|Publication number||US7945769 B2|
|Application number||US 11/770,026|
|Publication date||May 17, 2011|
|Filing date||Jun 28, 2007|
|Priority date||Jun 29, 2006|
|Also published as||US20080003845|
|Publication number||11770026, 770026, US 7945769 B2, US 7945769B2, US-B2-7945769, US7945769 B2, US7945769B2|
|Inventors||Chang-Hsing Hong, Jerry C C Kuo, Michael Joseph Peters, Tony T L Tsai|
|Original Assignee||International Business Machines Corporation|
|Export Citation||BiBTeX, EndNote, RefMan|
|Patent Citations (10), Referenced by (3), Classifications (6), Legal Events (4)|
|External Links: USPTO, USPTO Assignment, Espacenet|
This application claims priority to Taiwan Patent Application No. 95123686 entitled “Single system board with automatic feature selection based on installed configuration selection unit”, filed on Jun. 29, 2006, which is incorporated herein by reference and assigned to the assignee herein.
The present invention relates to the field of computer systems, in particular, to a method and apparatus for automatically configuring a circuit board assembly.
The following terms will be used throughout the detailed description:
Inventory forecasting, inventory management, and stock keeping units (SKUs) management costs are a significant burden to many computer system manufacturers. To satisfy a variety of markets and budgets, many computer system manufacturers offer a wide variety of computer systems for consumers' selection. While such variety makes personal computers available to a wider spectrum of consumers, the same product variety adds complexity to the manufacturing process which, when left unaddressed, may well result in quality and efficiency problems.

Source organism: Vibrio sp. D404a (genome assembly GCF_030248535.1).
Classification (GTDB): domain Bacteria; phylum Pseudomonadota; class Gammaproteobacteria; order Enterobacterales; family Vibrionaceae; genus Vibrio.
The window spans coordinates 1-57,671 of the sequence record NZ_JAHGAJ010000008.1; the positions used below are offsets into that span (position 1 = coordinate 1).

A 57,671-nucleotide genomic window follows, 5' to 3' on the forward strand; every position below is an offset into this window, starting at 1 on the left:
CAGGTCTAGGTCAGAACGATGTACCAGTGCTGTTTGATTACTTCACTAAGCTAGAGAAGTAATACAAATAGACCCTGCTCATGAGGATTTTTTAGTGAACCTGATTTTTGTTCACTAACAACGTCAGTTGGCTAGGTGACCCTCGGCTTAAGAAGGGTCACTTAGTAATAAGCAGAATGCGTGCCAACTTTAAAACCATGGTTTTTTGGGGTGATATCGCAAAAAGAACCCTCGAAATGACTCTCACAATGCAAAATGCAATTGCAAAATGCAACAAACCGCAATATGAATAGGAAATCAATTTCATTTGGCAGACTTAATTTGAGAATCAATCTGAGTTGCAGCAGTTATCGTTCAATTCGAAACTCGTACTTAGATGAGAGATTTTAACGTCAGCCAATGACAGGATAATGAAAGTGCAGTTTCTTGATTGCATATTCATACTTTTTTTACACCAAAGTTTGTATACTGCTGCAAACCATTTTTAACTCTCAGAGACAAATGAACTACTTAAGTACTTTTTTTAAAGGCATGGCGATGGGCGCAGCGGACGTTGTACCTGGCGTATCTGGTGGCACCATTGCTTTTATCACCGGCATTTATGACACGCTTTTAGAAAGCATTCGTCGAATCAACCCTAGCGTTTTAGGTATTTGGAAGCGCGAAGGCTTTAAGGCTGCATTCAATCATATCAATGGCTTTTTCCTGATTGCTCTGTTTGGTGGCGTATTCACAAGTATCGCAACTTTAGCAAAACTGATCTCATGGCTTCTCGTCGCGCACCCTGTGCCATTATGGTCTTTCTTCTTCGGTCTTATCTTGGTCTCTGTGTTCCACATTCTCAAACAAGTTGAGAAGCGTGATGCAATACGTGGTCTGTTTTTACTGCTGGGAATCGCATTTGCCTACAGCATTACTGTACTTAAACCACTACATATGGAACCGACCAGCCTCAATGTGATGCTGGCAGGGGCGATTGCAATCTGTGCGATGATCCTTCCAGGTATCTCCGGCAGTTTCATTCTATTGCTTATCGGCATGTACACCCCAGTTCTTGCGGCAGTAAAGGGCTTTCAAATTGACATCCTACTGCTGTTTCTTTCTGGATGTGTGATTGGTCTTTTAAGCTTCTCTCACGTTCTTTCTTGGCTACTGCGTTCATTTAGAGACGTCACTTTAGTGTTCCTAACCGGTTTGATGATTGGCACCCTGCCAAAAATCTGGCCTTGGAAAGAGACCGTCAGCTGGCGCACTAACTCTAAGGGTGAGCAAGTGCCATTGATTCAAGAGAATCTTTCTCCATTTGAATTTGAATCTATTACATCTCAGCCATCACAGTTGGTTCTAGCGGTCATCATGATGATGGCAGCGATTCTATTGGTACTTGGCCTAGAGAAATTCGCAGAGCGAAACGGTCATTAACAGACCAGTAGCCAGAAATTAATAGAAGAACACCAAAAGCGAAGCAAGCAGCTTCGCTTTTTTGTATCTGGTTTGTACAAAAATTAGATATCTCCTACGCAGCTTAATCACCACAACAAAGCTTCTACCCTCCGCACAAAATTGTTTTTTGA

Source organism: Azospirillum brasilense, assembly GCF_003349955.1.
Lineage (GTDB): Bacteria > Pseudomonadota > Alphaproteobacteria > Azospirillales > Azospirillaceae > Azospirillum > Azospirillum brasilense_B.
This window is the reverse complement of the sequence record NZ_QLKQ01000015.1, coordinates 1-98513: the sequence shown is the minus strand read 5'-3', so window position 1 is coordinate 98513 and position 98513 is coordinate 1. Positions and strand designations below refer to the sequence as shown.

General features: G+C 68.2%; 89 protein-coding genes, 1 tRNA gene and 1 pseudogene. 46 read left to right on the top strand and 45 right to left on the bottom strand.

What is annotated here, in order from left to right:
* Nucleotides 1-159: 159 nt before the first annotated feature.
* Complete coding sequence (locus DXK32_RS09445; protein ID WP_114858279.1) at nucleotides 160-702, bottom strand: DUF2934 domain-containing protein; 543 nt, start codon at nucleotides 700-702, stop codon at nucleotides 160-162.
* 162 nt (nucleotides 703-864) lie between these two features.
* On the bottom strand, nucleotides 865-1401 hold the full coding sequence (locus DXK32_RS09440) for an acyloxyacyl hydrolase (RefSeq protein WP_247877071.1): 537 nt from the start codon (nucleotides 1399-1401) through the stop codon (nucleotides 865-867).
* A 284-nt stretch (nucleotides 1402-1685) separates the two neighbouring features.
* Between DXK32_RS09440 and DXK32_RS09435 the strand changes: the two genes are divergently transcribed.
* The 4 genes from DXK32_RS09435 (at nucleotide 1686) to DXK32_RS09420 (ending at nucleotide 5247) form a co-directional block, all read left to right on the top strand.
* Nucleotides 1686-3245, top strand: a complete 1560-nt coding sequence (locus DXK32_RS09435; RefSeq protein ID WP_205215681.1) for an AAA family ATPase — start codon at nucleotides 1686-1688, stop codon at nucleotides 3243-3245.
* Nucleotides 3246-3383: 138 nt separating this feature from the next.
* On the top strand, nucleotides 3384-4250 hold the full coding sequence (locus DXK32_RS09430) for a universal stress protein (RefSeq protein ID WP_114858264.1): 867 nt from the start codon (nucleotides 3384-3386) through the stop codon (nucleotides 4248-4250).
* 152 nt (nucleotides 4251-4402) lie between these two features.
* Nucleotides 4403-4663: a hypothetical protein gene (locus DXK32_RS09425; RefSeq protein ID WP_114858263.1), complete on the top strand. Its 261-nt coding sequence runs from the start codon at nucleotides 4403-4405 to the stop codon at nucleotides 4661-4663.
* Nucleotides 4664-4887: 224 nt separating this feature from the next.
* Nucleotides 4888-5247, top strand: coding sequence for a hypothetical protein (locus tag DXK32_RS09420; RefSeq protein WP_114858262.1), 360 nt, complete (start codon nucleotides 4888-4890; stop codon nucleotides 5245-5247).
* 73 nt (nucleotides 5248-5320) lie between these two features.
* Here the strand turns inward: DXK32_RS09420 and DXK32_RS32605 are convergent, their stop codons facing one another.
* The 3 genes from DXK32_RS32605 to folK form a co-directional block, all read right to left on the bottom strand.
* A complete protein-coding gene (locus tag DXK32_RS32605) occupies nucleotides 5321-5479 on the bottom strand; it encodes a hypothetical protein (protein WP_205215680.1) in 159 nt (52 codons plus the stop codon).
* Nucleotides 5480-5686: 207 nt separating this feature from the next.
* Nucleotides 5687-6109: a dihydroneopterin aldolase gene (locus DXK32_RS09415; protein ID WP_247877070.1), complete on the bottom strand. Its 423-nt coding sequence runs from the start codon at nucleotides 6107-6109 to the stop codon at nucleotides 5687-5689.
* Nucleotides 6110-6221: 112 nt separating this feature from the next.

In an effort to improve efficiency and alleviate quality problems associated with the circuit board assembly process, many manufacturers have determined that it is more cost effective to settle on a few circuit board assembly “platforms”. These platforms are essentially the same, or very similar, circuit board assemblies populated with similar components, wherein the operating features of the circuit board assembly are determined by manually setting strapping devices to configure the configurable devices of the circuit board assembly. This manual setting of the strapping devices selectively configures a circuit board assembly “platform” into a particular genre of circuit board assembly (i.e., a circuit board assembly suitable for a particular use/product). In other words, the selective configuration of strapping devices provide an otherwise generic circuit board assembly with the characteristics (i.e., operating characteristics) commonly associated with a specific product. For example, on computer system motherboards, strapping devices are often used to configure a clock source to supply a particular system bus clock frequency, or to indicate bus/core ratio (i.e., the ratio of the bus clock frequency to the processor clock frequency) configuration information. Jumper blocks, dual-inline package (DIP) switches, double-pole single-throw (DPST) switches are a few examples of strapping devices which are configured to select the operating configuration on a circuit board assembly. Although the concept of the selective configuration of a generic circuit board assembly with strapping devices has indeed improved some of the efficiency problems, they have not eliminated the quality concerns and, in fact, have introduced new quality issues. For example, many of the conventional strapping devices are manually placed on the circuit board assembly in the manufacturing process, which is prone to human error. The misconfiguration of a circuit board assembly (i.e., the configuration of a strapping device which is inconsistent with the operating characteristics of a processor module) may well result in diminished performance or catastrophic failure for the consumer.